Married Rad Trad Priest Rev. Luke Reese Of Holy Rosary Parish Arrested For Beating & Kidnapping His Wife On The Feast of Our Lady of Ransom!!
Another reason why there should be no married priests...
This is messed up
On the evening of Sunday, Sept. 24, Reese, wearing clerical garb, confronted his wife while she was in the backseat of a car with another man, Jay Stanley. According to the affidavit, Stanley was engaged in a romantic relationship with the wife.
Reese angrily demanded that his wife come with him. She instead got into her own car and agreed to drive to a specific location with Reese so they could get out and talk, according to the affidavit, written by Indianapolis Police Detective Erroll Malone.
Before leaving with his wife, Reese opened the door to Stanley’s car and kicked him in the face. Stanley said Monday he’s not sure why he didn’t call police after he was assaulted and the wife went away with her angry and violent husband.
“I don’t know why. I think that I just didn’t,” Stanley said. “I didn’t think any of that other stuff would happen.”
Once the couple reached the location in their separate cars, the wife got into Reese’s car so they could talk, according to the affidavit. That’s when Reese locked the car so she could not get out, and began to drive. During the drive, Reese repeatedly assaulted his wife with “backhands” while demanding the password for her cell phone.
Reese drove to Holy Rosary church and forced his wife inside the building, according to the affidavit. He brought her to the altar, and forced her to kneel. Before the altar, he assaulted her, hitting her in the face, pulling her hair, putting his hands around her neck, and continuing to demand her password, according to the affidavit.
“(He) stated he could choke her,” the affidavit reads.
On their way out of Holy Rosary, Reese threw his wife into a wall, and then brought her back out to the car, Malone writes. There, Reese allegedly slammed his wife’s head into the car’s door frame. The wife then relented, and gave up her password. Reese started reading her texts to and from Stanley, continuing to interrogate and backhand her as he drove, according to the affidavit.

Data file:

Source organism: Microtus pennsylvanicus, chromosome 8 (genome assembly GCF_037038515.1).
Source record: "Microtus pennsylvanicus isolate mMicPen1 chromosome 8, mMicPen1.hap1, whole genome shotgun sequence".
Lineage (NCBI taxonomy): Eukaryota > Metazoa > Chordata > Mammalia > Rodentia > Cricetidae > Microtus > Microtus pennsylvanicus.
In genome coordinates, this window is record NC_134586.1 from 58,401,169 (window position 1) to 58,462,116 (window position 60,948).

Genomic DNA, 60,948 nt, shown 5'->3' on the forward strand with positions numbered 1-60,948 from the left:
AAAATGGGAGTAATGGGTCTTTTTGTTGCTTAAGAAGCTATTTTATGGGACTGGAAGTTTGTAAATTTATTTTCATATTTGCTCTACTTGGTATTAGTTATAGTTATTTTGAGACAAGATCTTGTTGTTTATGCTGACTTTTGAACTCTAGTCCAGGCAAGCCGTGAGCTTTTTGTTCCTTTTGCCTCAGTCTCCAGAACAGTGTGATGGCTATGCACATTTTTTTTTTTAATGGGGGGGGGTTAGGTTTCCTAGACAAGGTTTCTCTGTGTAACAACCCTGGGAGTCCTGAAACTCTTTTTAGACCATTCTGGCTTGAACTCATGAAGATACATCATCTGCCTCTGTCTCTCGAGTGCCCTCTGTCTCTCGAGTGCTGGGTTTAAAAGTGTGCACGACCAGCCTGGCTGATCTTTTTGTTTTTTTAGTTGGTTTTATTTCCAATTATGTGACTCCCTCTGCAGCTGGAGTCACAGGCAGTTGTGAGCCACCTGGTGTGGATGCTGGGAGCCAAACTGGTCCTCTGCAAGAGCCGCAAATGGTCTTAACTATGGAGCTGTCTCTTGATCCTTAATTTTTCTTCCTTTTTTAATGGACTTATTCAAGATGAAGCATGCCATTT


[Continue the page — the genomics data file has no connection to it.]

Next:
Reese drove his wife out of Indianapolis, and its “temptations,” to Auburn. He wanted his wife to explain to her 90-year-old grandmother about her relationship with Stanley, according to the affidavit.
Family members told police the wife was crying when she arrived at the house in Auburn, and her face was swollen and bruised. The wife told her grandmother she had been talking to another man.
“What in the world happened to your mouth and eye?” the grandmother asked.
“I hit her, that’s what’s wrong with her,” Reese reportedly responded.
“A priest, and you beat her?” the grandmother said.
“I could have killed her,” Reese reportedly responded.
“Well, you didn’t kill her. So do you feel like a hero now?” the grandmother asked.
That’s when Reese forced his wife back into the car and began driving home. At one point, they stopped for gas, but Reese locked and alarmed the car to keep his wife inside during the stop, according to the affidavit.
They drove back to their home, when Reese forced his wife to go to bed. A short time later, after reading texts on her phone, Reese came back into the bedroom and tore her clothes off her. He then went into her closet and began tearing up her clothes that he deemed “too slutty,” according to the affidavit.
He left her for a short time, while he reportedly downloaded the text messages between his wife and Stanley onto his computer, and she got dressed. He then came back into the bedroom, and again tore off her clothes, sexually assaulted her, and took nude photos of her that he threatened to use to shame her to people in the parish community, according to the affidavit.
“(Reese) then ordered her to lay down and he then had intercourse with her,” Malone writes. “(She) stated she did not wish to have intercourse. However, she did not say no.”
These incidents started the night of Sunday Sept. 24 and continued into Monday, Sept. 25, in what Panszi described as an 18-hour ordeal. Source